Our Favorite Authors Part 2

Rick Shaw

My favorites are not necessarily classical writers. I don’t have a particular top ten list either. The artists that I enjoy, I like equally.

Clive Cussler has been a long-time favorite of mine. Cussler’s novels have not only been a source of enjoyment to me as good reads. I pursued SCUBA diving to see for myself what underwater adventures I could explore.

Robert Parker created three different detective series with many characters. It’s amazing how the three series all intertwine and characters from one series appear in the others. That was a writing trait I’d like to learn. The character development is amazing.

John Sanford is another author I highly enjoy. His characters can be found crossing over in all his series. Lucas Davenport and Virgil Flowers not only work together in Sanford’s books, they have many of the same supporting characters.

I recently discovered Brian Freeman and binged on his great novels. The energy his works generate makes for fast-paced nail-biting drama. I notice that every book Freeman writes has a major storm brewing in the setting of weather. The weather plays a key to his building suspense.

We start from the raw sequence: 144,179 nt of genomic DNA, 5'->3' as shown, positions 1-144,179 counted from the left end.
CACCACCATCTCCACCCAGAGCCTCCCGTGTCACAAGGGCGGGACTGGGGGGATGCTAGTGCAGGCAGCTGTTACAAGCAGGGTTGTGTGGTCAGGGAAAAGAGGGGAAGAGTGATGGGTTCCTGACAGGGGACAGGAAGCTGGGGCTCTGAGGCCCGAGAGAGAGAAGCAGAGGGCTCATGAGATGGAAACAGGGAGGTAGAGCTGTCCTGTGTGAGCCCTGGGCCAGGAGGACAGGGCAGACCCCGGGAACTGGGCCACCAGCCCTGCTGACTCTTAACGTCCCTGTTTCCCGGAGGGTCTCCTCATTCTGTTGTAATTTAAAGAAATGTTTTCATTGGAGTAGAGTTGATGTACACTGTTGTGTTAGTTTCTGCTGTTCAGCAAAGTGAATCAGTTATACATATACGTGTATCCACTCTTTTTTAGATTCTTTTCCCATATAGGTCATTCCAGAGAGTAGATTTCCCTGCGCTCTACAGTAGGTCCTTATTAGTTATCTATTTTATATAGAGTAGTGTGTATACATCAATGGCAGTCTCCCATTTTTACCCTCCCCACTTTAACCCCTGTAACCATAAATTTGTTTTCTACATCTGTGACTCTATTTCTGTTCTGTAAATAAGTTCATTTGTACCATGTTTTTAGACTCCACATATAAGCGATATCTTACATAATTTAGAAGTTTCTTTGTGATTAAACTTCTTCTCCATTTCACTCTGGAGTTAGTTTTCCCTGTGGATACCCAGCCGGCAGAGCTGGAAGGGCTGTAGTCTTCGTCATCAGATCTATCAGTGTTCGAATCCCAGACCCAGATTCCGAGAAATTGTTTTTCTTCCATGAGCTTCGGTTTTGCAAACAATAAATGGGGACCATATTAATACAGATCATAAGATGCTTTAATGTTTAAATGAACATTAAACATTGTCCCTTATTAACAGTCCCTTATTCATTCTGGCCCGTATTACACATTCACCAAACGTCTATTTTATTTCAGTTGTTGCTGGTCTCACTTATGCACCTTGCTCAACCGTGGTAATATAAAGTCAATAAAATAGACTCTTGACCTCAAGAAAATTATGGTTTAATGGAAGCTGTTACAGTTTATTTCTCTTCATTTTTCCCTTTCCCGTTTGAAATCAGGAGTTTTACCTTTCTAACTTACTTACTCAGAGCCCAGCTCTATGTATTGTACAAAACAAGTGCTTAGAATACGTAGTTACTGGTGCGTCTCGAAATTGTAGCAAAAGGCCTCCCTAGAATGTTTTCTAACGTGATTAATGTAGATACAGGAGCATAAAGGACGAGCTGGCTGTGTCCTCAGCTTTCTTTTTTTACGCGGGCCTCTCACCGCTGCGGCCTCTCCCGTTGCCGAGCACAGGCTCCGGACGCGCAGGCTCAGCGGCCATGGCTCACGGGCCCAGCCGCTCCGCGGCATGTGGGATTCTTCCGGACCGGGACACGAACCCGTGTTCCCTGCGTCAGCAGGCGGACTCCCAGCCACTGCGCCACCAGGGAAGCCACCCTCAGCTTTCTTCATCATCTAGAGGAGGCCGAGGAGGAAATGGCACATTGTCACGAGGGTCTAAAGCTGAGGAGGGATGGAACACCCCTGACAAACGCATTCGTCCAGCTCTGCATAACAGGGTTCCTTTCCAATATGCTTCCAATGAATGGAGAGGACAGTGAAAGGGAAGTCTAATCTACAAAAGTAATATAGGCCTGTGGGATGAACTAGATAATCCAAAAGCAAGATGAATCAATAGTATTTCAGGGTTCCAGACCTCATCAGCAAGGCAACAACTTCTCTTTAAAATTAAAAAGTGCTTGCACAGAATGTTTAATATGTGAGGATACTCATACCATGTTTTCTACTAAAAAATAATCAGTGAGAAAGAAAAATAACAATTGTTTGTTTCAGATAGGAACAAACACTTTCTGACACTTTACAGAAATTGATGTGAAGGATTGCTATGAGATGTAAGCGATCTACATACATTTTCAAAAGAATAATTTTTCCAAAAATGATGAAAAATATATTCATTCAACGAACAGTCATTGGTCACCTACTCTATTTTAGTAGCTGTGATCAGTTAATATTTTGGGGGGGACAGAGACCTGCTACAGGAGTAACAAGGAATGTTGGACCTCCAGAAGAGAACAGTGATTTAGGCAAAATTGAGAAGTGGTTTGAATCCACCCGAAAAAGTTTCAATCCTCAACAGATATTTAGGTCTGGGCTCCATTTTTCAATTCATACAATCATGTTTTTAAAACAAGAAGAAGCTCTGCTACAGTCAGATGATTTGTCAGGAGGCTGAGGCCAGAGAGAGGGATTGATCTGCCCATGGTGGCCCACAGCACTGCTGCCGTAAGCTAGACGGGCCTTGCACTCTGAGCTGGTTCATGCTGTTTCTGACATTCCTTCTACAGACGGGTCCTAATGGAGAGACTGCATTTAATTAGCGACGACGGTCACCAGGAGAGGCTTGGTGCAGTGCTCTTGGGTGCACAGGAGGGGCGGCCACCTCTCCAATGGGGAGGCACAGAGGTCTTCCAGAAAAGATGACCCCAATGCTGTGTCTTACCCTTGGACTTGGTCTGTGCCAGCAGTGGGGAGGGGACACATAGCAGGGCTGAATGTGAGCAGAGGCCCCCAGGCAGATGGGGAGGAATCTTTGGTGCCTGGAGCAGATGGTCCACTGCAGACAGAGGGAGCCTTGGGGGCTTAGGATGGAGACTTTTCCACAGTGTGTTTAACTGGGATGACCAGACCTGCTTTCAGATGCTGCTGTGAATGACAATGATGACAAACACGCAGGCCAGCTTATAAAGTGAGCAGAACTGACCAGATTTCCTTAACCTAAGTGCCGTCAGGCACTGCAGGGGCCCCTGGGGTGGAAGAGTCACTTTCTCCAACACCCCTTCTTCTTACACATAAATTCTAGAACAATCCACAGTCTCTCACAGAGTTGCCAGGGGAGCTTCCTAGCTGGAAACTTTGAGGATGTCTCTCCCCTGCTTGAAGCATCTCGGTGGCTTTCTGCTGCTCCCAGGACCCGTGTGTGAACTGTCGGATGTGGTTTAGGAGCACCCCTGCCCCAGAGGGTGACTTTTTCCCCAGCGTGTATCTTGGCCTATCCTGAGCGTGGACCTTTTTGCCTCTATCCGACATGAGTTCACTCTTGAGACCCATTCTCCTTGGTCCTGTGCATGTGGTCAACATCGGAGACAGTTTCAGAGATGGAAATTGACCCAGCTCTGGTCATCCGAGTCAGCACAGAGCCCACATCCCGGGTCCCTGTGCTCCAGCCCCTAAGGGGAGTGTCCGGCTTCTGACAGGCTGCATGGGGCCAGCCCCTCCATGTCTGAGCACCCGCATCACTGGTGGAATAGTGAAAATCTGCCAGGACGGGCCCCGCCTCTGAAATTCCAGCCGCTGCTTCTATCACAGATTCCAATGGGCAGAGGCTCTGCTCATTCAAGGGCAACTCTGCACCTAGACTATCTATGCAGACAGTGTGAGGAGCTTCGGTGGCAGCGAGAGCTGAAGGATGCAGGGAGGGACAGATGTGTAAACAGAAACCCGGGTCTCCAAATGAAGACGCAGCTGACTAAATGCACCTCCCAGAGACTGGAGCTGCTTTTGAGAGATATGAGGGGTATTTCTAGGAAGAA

Janet Evanovich is great for humor. Stephanie Plum, the bounty hunter, never fails to bring a smile. I also learned a little about the female perspective and this helped me create Amanda in my novel New Perspectives.

Do these known bestsellers influence my work? I should hope so! Their talented abilities have traits that inspire. Jack LaFountain wrote a review of my book, comparing it to Clive Cussler. I hold that comment as a highly flattering compliment.

Speaking of Jack, I openly admit to being a fan of his work. From cowboys to rugarous, Jack is excellent in creating suspense.



Jack LaFountain

Answering the question for me often depends on the genre. But there are two authors who, if I see one of their books on the shelf, I have to buy it. I have read their books multiple times. Sadly, both are dead now and there will be no more books to buy. They are Allen Drury and C.S. Lewis.

I was asked recently which author I would like to be when I grew up. My answer was Lewis. From The Chronicles of Narnia to The Abolition of Man, the ability to write intelligently on such a range has my admiration. It’s certainly beyond me. Allen Drury has the distinction of writing the scariest book I have ever read, Come Nineveh, Come Tyre. It is not a horror book though the story is horrifying.

I am an omnivorous reader. I’ll read Homer or Plato then, Piers Anthony or J.D.Robb. But for all the voices in my head, I have had no trouble finding one of my own, though I admit it sounds like Ed Landry and Kit Mann




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